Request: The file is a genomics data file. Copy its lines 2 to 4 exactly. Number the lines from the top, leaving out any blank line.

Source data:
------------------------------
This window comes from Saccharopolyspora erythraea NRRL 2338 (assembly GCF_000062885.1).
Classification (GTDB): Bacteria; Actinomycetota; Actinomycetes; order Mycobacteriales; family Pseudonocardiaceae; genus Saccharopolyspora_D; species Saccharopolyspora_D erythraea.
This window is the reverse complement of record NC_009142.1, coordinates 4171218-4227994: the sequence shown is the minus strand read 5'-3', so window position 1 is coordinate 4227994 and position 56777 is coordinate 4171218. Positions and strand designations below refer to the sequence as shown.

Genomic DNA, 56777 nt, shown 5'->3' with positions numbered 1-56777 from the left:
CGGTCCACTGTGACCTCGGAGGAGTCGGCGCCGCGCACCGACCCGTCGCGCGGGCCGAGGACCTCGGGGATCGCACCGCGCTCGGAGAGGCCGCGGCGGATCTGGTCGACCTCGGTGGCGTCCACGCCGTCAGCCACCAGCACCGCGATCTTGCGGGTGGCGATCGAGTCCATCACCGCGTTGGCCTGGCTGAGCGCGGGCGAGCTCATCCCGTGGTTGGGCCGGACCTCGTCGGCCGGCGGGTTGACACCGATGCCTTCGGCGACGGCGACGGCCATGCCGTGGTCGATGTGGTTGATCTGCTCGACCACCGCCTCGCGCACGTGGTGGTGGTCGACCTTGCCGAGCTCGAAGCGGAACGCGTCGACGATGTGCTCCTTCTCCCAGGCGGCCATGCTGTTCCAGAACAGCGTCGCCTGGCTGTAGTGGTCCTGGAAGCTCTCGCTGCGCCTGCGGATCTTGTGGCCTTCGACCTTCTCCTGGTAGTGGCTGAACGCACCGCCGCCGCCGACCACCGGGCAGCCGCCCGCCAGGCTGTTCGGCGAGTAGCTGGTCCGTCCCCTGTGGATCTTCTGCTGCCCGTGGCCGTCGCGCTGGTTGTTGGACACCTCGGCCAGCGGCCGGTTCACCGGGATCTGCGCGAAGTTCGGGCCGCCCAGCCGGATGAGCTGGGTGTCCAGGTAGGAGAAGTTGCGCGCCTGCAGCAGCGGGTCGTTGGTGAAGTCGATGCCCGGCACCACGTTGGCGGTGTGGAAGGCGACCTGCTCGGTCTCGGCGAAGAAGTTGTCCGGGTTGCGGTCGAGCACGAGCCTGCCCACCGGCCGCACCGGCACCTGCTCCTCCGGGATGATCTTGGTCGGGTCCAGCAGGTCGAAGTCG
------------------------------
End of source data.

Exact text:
Classification (GTDB): Bacteria; Actinomycetota; Actinomycetes; order Mycobacteriales; family Pseudonocardiaceae; genus Saccharopolyspora_D; species Saccharopolyspora_D erythraea.
This window is the reverse complement of record NC_009142.1, coordinates 4171218-4227994: the sequence shown is the minus strand read 5'-3', so window position 1 is coordinate 4227994 and position 56777 is coordinate 4171218. Positions and strand designations below refer to the sequence as shown.

Genomic DNA, 56777 nt, shown 5'->3' with positions numbered 1-56777 from the left: